So far, in 2019 MassDEP has awarded 8 communities (6 curbside; 2 drop-off) for a total of $197,000.  Notably, this year we have three communities that will be implementing in the central part of the state, and the first community implementing in the western part of the state.  We’ll keep you posted on how it turns out.

If you would like more information about the Recycling IQ Kit, contact Janice Paré.

Announcing MassDEP Recycling Business Development Grant Program for 2019

The Recycling Business Development Grant (RBDG) program is intended to help Massachusetts recycling processors and manufacturers create sustainable markets for eligible materials, and to add value to municipal and business recycling efforts. Selected applicants will receive grant awards of between $50,000 and $400,000.

Targeted materials for the 2019 RBDG are:

  • Container glass – developing market outlets and uses for container glass sourced from MRFs or glass drop-off programs
  • Comingled recyclables handled by MRFs – increasing capacity to handle or reduce contamination of mixed recyclable streams consisting of: paper, cardboard, and glass, metal and plastic containers
  • Clean Gypsum Wallboard –beneficiation, processing, and recycling of clean wallboard
  • Mattresses – dismantling and recycling of mattresses at a processing facility
  • Furniture – dismantling and recycling or refurbishment and reuse
  • Bulky Rigid and Mixed Plastics – recovering and processing bulky rigid plastics and mixed 3-7 plastics (not intended for single-resin streams)

2019 applications are due October 4, 2019 by 5:00pm.

Visit the MassDEP RBDG webpage or for more information about eligibility and material requirements, and a link to the application.Advisory Member Updates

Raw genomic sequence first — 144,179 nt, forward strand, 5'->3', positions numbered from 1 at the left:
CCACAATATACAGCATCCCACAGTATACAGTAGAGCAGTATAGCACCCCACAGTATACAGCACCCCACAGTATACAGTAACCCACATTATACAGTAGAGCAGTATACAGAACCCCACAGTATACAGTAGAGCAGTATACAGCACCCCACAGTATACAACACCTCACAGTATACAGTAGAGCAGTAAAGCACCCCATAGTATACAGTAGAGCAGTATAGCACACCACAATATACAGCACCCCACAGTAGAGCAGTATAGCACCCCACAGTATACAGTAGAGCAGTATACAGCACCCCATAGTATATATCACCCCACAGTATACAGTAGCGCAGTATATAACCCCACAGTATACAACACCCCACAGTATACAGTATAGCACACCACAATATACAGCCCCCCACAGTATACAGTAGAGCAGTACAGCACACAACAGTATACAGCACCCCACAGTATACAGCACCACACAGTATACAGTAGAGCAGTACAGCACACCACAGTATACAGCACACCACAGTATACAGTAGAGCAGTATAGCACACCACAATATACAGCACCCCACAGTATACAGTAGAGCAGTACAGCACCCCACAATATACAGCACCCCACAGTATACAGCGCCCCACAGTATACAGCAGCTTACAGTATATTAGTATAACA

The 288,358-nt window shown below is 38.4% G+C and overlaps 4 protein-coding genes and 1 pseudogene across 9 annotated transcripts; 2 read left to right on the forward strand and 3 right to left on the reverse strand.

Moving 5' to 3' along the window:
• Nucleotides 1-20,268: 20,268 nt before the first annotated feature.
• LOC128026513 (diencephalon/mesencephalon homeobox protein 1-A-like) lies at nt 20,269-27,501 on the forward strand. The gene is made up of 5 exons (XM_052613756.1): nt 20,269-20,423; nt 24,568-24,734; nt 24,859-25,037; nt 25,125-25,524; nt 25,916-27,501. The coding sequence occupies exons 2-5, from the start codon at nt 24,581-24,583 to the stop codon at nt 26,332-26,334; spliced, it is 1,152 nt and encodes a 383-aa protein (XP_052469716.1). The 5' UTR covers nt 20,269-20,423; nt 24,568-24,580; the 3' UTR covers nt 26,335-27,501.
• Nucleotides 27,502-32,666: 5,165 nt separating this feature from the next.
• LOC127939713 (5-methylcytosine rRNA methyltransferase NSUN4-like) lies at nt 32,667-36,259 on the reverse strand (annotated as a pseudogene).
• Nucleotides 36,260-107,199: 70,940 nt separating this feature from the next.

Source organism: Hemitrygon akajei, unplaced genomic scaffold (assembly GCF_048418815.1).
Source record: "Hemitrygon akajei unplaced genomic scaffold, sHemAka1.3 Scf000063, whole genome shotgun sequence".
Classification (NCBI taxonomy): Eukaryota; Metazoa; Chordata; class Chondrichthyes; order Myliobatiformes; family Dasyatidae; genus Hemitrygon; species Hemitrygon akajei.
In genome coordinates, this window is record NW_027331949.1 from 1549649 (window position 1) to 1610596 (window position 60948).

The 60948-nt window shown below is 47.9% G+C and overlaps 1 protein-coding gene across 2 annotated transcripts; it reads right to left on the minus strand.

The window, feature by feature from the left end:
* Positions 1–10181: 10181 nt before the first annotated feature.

CSWD/Green Mountain Compost Receives Grant From Vermont Department Of Environmental Conservation

The Chittenden Solid Waste District / Green Mountain Compost has been awarded a grant worth $500,000 by the Vermont Department of Environmental Conservation (DEC), an arm of the Vermont Agency of Natural Resources.

The overall purpose of the grant award is to fund an expansion of CSWD’s Green Mountain Compost facility in Williston to include additional composting and organics transfer. The intent is to increase the facility’s food processing capacity and efficiency in keeping these materials out of the waste stream.

Funds from the grant will go toward engineering design and permitting, construction, and materials and equipment purchases. Under the terms of the grant, CSWD will secure at least a 60% match of the overall project cost and expects to complete the project by late summer, 2020.

"We are very excited about this grant from the state," said Sarah Reeves, CSWD's Executive Director. "CSWD sees great opportunity in options to manage the expected increase in landfill-diverted food scraps as we approach 2020.”

Act 148, Vermont’s Universal Recycling Law, bans food scraps from the landfill beginning July 1, 2020.